That's because they identify with feeling financially squeezed, Madland explained.
"Incomes have been stagnant for some time and, at the same time, basic costs of health care, housing and higher education are going up much, much faster than inflation," he said.
One quarter of those who called themselves middle class said the biggest obstacles keeping them from achieving financial security are health-care costs, closely followed by housing and credit card debt, according to Elevate's report.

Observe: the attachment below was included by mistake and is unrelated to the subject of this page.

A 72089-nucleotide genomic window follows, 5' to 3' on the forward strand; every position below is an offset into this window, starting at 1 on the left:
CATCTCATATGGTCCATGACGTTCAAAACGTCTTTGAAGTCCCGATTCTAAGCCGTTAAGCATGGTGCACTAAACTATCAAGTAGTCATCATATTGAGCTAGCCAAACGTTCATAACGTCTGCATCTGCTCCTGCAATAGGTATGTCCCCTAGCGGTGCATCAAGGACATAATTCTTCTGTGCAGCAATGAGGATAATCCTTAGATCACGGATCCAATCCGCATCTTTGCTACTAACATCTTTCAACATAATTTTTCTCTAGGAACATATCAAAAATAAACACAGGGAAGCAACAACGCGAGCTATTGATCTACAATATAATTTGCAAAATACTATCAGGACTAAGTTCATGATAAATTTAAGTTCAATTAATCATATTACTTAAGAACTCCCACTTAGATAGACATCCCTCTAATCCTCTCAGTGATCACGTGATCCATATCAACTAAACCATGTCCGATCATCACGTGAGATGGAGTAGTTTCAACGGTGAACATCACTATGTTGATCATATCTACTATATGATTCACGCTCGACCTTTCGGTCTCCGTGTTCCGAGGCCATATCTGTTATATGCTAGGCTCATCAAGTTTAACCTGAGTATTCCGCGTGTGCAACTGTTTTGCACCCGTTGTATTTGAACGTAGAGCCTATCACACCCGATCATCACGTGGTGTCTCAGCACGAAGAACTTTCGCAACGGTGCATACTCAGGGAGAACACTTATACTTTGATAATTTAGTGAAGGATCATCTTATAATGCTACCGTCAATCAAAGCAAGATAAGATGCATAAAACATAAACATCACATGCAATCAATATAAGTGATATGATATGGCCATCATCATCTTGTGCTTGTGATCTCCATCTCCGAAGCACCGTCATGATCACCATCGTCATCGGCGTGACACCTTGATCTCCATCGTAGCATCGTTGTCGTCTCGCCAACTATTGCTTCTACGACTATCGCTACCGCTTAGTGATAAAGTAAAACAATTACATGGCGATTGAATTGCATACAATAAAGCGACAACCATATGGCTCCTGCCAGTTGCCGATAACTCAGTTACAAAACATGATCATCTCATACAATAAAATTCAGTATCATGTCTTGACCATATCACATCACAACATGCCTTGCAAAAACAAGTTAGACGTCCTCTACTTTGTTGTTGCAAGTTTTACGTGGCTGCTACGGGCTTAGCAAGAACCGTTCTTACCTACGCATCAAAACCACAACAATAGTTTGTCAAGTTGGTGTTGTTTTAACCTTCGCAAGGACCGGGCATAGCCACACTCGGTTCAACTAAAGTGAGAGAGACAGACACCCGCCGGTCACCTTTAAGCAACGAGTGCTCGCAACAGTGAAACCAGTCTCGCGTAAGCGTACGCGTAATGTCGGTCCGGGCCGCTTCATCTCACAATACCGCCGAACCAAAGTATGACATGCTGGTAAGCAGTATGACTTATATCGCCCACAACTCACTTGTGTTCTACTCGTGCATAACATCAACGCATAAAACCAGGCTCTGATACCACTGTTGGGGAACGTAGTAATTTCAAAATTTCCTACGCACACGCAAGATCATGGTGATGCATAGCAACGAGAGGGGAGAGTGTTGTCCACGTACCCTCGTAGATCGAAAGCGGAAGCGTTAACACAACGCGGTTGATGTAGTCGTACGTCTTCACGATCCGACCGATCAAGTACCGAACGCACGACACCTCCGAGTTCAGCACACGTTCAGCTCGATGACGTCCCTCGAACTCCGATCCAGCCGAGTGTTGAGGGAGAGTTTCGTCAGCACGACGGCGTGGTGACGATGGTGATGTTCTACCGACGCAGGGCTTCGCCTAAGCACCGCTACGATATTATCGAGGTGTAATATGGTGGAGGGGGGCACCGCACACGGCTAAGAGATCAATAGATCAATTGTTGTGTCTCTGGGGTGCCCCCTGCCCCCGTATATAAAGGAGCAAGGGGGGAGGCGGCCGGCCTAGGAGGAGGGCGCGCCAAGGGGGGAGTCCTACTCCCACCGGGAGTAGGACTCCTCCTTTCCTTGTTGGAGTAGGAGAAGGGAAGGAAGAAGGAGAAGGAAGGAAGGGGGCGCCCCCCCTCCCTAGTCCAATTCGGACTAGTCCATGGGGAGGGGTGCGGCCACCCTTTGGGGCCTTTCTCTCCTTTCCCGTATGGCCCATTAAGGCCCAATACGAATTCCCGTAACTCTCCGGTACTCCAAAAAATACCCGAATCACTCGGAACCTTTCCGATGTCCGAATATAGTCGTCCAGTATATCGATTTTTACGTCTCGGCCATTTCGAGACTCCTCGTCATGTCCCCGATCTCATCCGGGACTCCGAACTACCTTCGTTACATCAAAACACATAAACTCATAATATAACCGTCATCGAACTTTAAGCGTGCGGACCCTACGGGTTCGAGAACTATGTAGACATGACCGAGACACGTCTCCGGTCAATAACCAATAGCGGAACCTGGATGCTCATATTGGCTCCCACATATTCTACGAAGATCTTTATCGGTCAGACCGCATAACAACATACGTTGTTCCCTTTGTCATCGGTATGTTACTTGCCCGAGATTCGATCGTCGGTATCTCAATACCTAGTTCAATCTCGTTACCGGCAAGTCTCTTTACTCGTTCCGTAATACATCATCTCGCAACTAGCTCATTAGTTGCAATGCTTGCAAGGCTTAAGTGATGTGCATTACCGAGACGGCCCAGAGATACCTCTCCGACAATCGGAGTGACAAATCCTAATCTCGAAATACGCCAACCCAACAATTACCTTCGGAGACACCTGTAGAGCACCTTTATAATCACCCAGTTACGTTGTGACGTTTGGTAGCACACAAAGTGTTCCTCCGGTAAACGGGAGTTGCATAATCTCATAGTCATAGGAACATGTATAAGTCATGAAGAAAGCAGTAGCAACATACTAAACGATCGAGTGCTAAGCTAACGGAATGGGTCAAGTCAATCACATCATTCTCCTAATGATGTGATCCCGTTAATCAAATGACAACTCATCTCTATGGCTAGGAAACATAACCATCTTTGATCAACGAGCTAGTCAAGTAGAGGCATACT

It's no wonder. In 2015, employees paid 134 percent more for health insurance premiums and out-of-pocket medical bills than they did a decade ago, according to a recent report from human resources company Aon Hewitt.
Meanwhile, home prices are once again on the rise, up 5.5 percent from a year ago, according to the most recent report Federal Housing Finance Agency. And credit card debt, which spiked during the Great Recession and then receded, is also heading higher — up 14 percent from last year, according to credit card-comparison website Card Hub.